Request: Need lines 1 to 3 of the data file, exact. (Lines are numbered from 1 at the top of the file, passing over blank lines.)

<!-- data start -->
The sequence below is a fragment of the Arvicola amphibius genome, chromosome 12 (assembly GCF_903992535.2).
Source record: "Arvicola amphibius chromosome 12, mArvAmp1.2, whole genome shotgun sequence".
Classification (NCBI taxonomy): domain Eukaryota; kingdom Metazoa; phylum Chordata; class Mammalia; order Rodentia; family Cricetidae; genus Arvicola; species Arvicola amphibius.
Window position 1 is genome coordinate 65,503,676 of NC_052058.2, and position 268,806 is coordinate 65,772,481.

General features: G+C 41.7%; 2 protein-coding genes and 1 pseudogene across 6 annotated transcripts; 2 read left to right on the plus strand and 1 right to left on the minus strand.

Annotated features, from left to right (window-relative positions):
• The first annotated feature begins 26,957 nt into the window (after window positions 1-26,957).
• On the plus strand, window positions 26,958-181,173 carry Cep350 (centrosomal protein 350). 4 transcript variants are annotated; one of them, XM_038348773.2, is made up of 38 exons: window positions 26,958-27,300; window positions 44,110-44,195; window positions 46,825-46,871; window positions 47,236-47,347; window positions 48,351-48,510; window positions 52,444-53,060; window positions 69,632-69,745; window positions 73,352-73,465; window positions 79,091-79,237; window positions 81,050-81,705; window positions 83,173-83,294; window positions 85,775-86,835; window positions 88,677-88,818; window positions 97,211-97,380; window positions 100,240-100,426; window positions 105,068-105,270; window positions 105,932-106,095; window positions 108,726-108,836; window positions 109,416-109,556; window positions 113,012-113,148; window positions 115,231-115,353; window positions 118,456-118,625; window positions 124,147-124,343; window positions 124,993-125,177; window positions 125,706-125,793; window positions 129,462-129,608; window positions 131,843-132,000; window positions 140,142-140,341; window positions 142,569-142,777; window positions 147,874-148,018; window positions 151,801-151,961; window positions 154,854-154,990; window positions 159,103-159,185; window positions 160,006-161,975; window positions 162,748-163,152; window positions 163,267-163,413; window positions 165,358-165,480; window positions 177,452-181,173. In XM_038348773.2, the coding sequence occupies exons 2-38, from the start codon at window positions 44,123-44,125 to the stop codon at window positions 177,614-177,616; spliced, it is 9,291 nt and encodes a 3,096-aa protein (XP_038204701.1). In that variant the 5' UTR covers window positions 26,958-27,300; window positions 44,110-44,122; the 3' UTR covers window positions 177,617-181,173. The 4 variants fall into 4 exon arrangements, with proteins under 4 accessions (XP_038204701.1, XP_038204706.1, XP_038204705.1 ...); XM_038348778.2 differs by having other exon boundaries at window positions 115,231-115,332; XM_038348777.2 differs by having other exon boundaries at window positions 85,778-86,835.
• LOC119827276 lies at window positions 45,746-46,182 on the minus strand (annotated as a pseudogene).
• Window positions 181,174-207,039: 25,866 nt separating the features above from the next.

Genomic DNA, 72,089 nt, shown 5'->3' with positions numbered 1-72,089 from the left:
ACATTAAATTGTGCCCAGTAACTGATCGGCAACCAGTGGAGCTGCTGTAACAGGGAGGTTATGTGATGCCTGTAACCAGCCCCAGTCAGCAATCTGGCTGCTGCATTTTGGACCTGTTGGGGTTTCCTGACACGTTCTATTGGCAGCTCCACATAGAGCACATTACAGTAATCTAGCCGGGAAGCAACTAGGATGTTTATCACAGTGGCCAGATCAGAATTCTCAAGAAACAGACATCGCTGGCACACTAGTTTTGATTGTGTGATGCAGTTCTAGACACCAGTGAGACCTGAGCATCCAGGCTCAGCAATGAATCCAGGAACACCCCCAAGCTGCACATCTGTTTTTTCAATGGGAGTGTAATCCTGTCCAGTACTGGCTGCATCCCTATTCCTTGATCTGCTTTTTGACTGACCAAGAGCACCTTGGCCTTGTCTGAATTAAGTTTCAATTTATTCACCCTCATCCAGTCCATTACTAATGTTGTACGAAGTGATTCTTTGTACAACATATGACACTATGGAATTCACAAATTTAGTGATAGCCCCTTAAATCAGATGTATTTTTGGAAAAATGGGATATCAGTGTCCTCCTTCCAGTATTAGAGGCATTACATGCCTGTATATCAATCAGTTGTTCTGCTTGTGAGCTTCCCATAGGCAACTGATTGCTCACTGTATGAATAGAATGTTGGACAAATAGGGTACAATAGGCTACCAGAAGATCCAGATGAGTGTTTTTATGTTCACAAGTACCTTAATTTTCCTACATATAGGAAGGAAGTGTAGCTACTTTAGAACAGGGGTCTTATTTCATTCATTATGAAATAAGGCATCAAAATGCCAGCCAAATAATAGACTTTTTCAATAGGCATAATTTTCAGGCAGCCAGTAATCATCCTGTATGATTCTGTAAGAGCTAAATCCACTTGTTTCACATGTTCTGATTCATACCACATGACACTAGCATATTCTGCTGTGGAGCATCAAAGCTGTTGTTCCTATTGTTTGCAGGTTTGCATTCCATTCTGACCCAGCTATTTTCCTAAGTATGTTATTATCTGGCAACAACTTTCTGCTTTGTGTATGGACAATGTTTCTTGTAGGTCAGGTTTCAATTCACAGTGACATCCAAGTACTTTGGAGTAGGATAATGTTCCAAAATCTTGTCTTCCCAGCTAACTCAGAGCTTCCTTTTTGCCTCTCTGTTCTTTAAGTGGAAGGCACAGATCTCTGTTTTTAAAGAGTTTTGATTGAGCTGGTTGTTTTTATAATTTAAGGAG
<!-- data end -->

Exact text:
The sequence below is a fragment of the Arvicola amphibius genome, chromosome 12 (assembly GCF_903992535.2).
Source record: "Arvicola amphibius chromosome 12, mArvAmp1.2, whole genome shotgun sequence".
Classification (NCBI taxonomy): domain Eukaryota; kingdom Metazoa; phylum Chordata; class Mammalia; order Rodentia; family Cricetidae; genus Arvicola; species Arvicola amphibius.